Apps creating global scouting service for soccer players
Corey Kirk | Tuesday, March 19, 2019
The growth of sports technology has spread to scouting, making it easier than ever.
Apps created to help players promote themselves to coaches worldwide are making it easier for teams to improve at a lower cost. For coaches, it opens more doors to possibly improving their teams.
Tonsser and an impact in Europe
In 2014, friends Peter Holm and Simon Hjære were interested in developing a social platform to help young soccer players across Europe establish who they are as football players as they pursue their dream at the club level and beyond. Thus, Tonsser was born.
According to the company’s website, its mission is simple: Give control back to the player by showcasing their achievements.
“You see many (teams) covering three to four countries with one scout,” Holm told SportTechie.com. “How are they able to get enough information to make a decision? We want to map out the talent ecosystem with data.”
In February 2018, Tonsser launched its app to help connect their club partners with 500,000 players in the database.
Tonsser introduced it as their undiscovered program, where they hosted trials over five different European markets over the following three months.
“We believe Tonsser can democratize football and put the players back in the driver’s seat of their career,” Holm said in an interview with TechCrunch.com.
The creation helped young players such as 17-year-old Oliver Sonne, who in a CNN article talked about how he almost gave up on his dream of continuing to play football after being on his local club teams for years. Sonne is now a member of the FC Copenhagen team in the Danish Superliga.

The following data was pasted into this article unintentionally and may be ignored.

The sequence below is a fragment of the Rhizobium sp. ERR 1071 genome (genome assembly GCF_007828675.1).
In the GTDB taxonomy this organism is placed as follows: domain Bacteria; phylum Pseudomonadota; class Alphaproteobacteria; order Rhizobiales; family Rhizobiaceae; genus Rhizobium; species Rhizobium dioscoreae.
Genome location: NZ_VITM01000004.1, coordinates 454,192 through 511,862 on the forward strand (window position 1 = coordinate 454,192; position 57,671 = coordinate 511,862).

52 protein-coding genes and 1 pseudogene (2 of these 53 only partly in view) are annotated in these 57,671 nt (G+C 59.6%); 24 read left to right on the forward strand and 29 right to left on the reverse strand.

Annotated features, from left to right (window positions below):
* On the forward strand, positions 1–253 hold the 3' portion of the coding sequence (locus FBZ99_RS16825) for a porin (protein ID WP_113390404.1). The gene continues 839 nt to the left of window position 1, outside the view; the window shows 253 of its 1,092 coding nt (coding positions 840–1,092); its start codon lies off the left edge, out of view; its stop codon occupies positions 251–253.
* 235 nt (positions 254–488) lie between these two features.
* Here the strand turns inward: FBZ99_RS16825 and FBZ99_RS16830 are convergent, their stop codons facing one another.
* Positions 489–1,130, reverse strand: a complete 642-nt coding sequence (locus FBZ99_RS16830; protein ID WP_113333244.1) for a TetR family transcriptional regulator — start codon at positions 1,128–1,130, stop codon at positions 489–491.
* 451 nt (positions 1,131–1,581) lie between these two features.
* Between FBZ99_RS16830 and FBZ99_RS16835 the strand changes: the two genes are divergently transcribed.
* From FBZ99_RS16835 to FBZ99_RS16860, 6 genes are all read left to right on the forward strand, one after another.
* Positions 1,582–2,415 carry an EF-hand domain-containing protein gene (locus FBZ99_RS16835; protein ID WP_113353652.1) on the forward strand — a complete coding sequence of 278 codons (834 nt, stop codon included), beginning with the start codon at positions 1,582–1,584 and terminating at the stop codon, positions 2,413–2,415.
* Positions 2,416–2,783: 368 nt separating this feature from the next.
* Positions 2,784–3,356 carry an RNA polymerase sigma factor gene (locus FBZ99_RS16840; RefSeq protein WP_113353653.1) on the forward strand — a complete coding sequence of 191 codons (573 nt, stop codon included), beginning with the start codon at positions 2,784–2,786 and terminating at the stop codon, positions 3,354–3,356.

“It’s cool for players who play in small clubs and want to do something in football. I think it could be really big. It’s already big in Denmark. It could be huge,” Sonne said.
ScoutMe helps in India
In 2017, 19-year-old Kush Pandey developed a platform to help with scouting, which has been a problem for soccer organizations in India. According to the company’s website, Pandey wants to make scouting easier and more transparent.
Pandey broke down how ScoutMe was born in an interview with News 18 in March 2018.
“My interest in computer science along with my love for football and help sustained from my brother Arjun Pandey enabled me to create an application to scout prospective footballing talent,” Pandey said.
Pandey saw scouts were not giving enough attention to smaller cities and villages.
“There’s a lot of talent that needs to be tapped,” Pandey said.
ScoutMe has unearthed prospects since being introduced in 2017. Two who gained attention were then-17-year-old goalkeeper Sunny Dhalwali, a Canadian citizen, and Namit Despande, who was living and playing in the United States. Both have since joined the U-17 India National Team, according to India Today.
What boosted ScoutMe’s reputation and fortunes was the All India Football Federation (AIFF) endorsing the app and helping it launch almost two years ago They saw this as an opportunity to spread their scouting ability all over the world.